Required to Pass EBAS? Here’s What You Need to Know

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Licensed medical professionals are held to a number of ethical and professional standards by the Illinois Department of Financial and Professional Regulation (IDFPR). If a complaint is made against a licensed medical professional which the IDFPR categorizes as a violation of ethical and professional boundaries, the licensee may be required to pass an assessment administered by the Ethics and Boundaries Assessment Services, LLC (EBAS).

EBAS is an essay exam service that “assesses an individual’s understanding of ethics and boundaries in a professional setting” ( Establish in 2013, EBAS was created to address the testing needs of already licensed professionals concerning ethical and boundary issues” ( The testing service both administers and scores the examinations, reporting the scores to IDFPR. The Department then uses those scores as part of any ongoing disciplinary investigations involving an Illinois licensee.

For example, in February 2019, a surgeon had his license placed on indefinite probation for a minimum of three years after concerns were raised about his professional conduct. The reinstatement of his license is conditional upon, among other things, the passing of EBAS. In a second example, a surgeon had his license reprimanded for failing to appraise a patient about the scope of a physical examination and was required in the disciplinary order to pass EBAS.

The EBAS is a computerized, multi-disciplinary examination that uses an “On-Demand” format. Although the exam itself is essay-based, the questions and scenarios presented during the exam are not necessarily specific to any one profession or occupation. Many of the exam questions are general, asking test-takers to consider situations that are different from his or her work environment. For example, test questions may ask a licensee to consider and respond to a scenario in which a boundary violation has occurred between a teacher and a student. The licensee would then be asked to not only identify the ethical or boundary issue being presenting in the exam question but also to address the situation appropriately (FAQs).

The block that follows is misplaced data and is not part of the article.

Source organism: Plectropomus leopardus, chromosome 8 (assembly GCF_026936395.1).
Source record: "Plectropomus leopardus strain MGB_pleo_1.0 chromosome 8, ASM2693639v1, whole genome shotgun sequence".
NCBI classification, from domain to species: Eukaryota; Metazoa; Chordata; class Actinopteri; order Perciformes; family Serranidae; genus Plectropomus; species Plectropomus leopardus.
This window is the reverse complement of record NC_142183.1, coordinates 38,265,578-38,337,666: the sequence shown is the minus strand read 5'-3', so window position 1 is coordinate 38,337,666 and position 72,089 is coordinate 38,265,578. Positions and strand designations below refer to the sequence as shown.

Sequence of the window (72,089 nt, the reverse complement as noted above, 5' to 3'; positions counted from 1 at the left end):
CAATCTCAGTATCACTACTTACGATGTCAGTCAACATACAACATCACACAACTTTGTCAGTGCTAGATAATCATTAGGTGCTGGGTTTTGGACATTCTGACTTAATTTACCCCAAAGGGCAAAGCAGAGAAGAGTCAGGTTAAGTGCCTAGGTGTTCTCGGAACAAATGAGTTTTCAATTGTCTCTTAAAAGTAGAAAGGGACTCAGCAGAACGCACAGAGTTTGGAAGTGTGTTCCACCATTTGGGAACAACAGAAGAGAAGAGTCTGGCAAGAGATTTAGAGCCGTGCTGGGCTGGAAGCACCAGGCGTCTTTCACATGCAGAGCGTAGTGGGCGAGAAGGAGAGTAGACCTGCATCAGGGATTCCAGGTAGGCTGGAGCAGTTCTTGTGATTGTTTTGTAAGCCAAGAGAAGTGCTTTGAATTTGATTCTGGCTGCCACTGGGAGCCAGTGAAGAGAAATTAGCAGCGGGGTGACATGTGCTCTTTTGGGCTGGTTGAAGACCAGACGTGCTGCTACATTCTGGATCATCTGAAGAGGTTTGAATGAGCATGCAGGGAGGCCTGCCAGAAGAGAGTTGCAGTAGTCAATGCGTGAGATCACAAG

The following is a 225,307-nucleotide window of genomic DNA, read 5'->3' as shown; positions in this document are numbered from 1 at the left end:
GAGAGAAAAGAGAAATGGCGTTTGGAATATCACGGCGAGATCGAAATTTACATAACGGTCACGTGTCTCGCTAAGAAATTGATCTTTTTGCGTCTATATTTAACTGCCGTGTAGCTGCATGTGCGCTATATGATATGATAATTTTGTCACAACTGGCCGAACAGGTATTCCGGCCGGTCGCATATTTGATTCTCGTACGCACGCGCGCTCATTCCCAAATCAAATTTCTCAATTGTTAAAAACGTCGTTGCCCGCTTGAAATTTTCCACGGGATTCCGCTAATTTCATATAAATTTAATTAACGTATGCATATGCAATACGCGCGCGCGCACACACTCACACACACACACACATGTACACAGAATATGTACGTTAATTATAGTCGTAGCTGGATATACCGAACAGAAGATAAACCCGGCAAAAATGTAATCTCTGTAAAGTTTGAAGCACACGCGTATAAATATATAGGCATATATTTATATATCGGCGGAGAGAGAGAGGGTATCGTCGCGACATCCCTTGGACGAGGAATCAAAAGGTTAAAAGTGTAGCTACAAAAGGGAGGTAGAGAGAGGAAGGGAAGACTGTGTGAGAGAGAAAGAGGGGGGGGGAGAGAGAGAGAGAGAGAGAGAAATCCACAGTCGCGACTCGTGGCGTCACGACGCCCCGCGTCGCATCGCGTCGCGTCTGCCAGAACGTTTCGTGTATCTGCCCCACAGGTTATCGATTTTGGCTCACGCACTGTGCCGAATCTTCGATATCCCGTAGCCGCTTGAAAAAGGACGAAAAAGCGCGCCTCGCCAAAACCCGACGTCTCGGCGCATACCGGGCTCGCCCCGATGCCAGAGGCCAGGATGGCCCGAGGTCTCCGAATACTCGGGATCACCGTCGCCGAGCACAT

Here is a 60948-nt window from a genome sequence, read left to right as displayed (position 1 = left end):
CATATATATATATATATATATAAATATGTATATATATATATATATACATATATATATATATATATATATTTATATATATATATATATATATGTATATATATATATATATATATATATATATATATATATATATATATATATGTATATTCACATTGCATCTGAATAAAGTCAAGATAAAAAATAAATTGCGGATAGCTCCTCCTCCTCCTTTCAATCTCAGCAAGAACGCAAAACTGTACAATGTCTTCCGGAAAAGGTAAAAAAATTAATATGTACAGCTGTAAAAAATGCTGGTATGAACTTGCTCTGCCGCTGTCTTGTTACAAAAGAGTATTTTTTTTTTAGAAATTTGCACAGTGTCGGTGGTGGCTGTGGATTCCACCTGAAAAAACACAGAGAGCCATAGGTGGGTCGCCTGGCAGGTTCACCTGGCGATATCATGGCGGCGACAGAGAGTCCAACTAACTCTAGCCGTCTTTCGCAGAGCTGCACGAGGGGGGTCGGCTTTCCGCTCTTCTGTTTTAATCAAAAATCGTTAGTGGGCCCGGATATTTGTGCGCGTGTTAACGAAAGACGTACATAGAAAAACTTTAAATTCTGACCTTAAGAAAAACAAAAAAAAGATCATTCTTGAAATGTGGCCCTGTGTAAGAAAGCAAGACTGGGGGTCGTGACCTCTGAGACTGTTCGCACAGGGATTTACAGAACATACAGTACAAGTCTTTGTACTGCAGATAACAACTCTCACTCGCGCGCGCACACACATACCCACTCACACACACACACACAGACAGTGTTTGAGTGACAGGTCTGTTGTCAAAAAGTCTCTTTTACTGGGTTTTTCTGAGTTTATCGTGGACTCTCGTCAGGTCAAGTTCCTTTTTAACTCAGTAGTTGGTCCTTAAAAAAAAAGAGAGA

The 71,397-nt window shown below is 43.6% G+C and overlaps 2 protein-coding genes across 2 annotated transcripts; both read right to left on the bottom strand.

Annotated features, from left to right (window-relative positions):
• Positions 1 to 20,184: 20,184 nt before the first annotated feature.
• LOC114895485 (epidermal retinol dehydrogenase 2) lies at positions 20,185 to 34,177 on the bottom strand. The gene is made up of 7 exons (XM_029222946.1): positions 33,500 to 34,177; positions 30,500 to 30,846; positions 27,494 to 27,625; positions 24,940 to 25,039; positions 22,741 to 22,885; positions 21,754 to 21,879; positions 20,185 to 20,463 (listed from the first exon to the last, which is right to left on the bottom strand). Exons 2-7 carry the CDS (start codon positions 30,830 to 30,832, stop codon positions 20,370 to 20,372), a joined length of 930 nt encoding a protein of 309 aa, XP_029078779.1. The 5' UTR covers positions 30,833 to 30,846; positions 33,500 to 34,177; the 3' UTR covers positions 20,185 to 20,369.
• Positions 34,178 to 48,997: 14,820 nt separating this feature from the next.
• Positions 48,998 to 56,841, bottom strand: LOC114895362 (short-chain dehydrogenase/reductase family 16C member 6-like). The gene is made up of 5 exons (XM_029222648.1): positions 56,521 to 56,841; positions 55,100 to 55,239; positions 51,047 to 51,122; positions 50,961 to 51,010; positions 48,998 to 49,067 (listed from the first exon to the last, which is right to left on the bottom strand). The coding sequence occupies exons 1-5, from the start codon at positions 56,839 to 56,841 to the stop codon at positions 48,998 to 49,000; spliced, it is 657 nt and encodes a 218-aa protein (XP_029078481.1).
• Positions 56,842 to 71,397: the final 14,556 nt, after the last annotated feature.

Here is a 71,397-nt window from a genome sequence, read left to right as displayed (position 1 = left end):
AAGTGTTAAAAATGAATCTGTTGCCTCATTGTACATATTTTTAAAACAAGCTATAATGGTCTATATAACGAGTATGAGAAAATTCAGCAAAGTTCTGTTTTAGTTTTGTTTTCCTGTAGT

Licensees who take the EBAS do not receive a score at the testing center. Instead, the essays are sent to seven trained graders for evaluation. These graders may include professionals with regulatory experience, current and prior board members, legal counsel, and so on. The Service then collects all of the scores and finalizes them, sending a formal Score Report to both the IDFPR and the licensee. This process can take up to four weeks. The Score Report includes an itemized analysis of each essay response, listing out the strengths and weaknesses identified by the scorers, and how each contributed to the overall score. Each essay is worth a maximum of 16 points, and 12 points are considered a passing score. If a licensee does not score at least 12 on one or more of the essay questions, he or she is allowed to re-take the exam but only the failed topics.

Given the time and cost of the EBAS assessment, thorough and proactive preparation is required to ensure the timely recovery of your professional license and, perhaps, your professional reputation.

Jordan Matyas

Jordan Matyas

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Jordan Matyas is a lawyer, lobbyist, and Founder of 1818 Legal, an Illinois professional licensing defense law firm he created in 2014. With more than 18 years of experience practicing law, he represents clients in a wide range of legal matters, including professional license defense, administrative law, land use and zoning, and state, local, and municipal law.

Jordan received his Juris Doctor from the University of Illinois — Chicago School of Law and is a member of the Illinois Bar Association.